“The right to food will not limit or constrain other rights, including property rights. It does NOT allow a person to commit trespassing, theft, poaching or other abuses of private property rights or public lands in the harvesting, production or acquisition of food. Seed patents are secured. People are hungry in every county and township across Maine. Above the national average, food insecurity in Maine hovers at around 14%. Maine has the highest food insecurity rate in New England. People are hungry in Maine because they do not have sufficient income or stable employment. And with more than 90% of what Mainers eat coming from out of the state, our food systems are vulnerable to weaknesses in the national economy and infrastructure. The Right to Food will protect our ability to build resilient communities and strong local economies. With our abundance of natural resources and hard-working people, self-determined food systems are within our reach. By securing the right to food in our constitution, the capacity to grow and raise food will be protected in the most fundamental form of law.”

Denisse Cordova Montes, University of Miami School of Law

“The legal recognition of our fundamental right to food is an important step in addressing hunger and malnutrition for all in Maine. Having the right to food means having a right to adequate food—in terms of quantity and quality—that is safe and good for our bodily health and well-being. Having the right to food means having the right to access food—physically and economically—without having to make tough decisions between food and another basic right. Having the right to food means having the right to grow, raise, harvest, and save and exchange seeds if you’re a small-scale food producer. Having the right to food means that our individual right to food will be protected for present and future generations.”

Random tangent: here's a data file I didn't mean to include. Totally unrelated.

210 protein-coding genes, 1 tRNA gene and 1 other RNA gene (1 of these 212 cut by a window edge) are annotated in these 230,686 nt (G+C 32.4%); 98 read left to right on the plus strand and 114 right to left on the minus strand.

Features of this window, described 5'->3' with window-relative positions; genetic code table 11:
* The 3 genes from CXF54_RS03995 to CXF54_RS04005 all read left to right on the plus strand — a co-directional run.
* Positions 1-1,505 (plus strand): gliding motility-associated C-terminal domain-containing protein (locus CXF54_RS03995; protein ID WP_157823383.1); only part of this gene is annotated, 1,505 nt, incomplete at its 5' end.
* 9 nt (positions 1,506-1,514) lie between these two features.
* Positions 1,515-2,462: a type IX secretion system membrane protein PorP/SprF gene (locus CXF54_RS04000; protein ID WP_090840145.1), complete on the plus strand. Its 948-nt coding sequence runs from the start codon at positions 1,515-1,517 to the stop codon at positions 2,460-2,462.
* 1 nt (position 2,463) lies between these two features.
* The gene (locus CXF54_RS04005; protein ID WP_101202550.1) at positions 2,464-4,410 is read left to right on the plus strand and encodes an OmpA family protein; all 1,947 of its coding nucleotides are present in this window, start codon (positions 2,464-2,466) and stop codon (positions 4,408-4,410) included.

– Denisse Cordova Montes, University of Miami School of Law

Press Statement – National Family Farm Coalition (NFFC) board president Jim Goodman, a retired Wisconsin dairy farmer, said, “It’s a simple and straightforward choice. The people of Maine can affirm that they have the unalienable right to the food of their choosing, produced in a manner that builds resilient local food systems and economically vibrant communities. Alternatively, if ballot question 3 fails, Mainers surrender their right of self-determination to a corporate food system concerned only with profits and not with the well-being of the people of Maine.”

Food for Maine’s Future President Betsy Garrold, a Knox homesteader, said, “Relocalizing our food system and building our communities is the greatest insurance policy we can have against disruptions of every kind, whether economic, political, environmental — or a global pandemic. Resilience is built into the DNA of the people of Maine. This amendment will allow us to manifest that resilience by taking back local control of our food system.”

Paid for by Right to Food for Maine, 192 Annabessacook Road, Winthrop, ME 04364